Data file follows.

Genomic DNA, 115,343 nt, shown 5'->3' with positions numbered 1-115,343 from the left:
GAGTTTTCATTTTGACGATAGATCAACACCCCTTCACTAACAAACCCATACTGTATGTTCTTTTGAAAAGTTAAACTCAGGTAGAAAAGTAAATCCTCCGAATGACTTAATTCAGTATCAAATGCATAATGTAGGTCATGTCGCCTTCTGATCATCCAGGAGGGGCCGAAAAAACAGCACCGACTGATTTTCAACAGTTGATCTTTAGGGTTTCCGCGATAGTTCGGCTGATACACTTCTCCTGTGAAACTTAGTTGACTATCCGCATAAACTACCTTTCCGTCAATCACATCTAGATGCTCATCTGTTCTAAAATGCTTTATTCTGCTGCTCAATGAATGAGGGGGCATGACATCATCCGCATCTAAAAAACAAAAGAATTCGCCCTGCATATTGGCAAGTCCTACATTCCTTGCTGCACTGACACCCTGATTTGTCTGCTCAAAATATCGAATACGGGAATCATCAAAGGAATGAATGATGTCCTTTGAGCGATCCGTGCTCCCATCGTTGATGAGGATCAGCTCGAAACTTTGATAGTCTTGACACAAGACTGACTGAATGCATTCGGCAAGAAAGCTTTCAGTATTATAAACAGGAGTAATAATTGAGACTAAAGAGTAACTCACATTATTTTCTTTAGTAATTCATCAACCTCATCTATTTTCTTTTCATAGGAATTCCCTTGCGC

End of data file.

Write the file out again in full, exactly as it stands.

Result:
Genomic DNA, 115,343 nt, shown 5'->3' with positions numbered 1-115,343 from the left:
GAGTTTTCATTTTGACGATAGATCAACACCCCTTCACTAACAAACCCATACTGTATGTTCTTTTGAAAAGTTAAACTCAGGTAGAAAAGTAAATCCTCCGAATGACTTAATTCAGTATCAAATGCATAATGTAGGTCATGTCGCCTTCTGATCATCCAGGAGGGGCCGAAAAAACAGCACCGACTGATTTTCAACAGTTGATCTTTAGGGTTTCCGCGATAGTTCGGCTGATACACTTCTCCTGTGAAACTTAGTTGACTATCCGCATAAACTACCTTTCCGTCAATCACATCTAGATGCTCATCTGTTCTAAAATGCTTTATTCTGCTGCTCAATGAATGAGGGGGCATGACATCATCCGCATCTAAAAAACAAAAGAATTCGCCCTGCATATTGGCAAGTCCTACATTCCTTGCTGCACTGACACCCTGATTTGTCTGCTCAAAATATCGAATACGGGAATCATCAAAGGAATGAATGATGTCCTTTGAGCGATCCGTGCTCCCATCGTTGATGAGGATCAGCTCGAAACTTTGATAGTCTTGACACAAGACTGACTGAATGCATTCGGCAAGAAAGCTTTCAGTATTATAAACAGGAGTAATAATTGAGACTAAAGAGTAACTCACATTATTTTCTTTAGTAATTCATCAACCTCATCTATTTTCTTTTCATAGGAATTCCCTTGCGC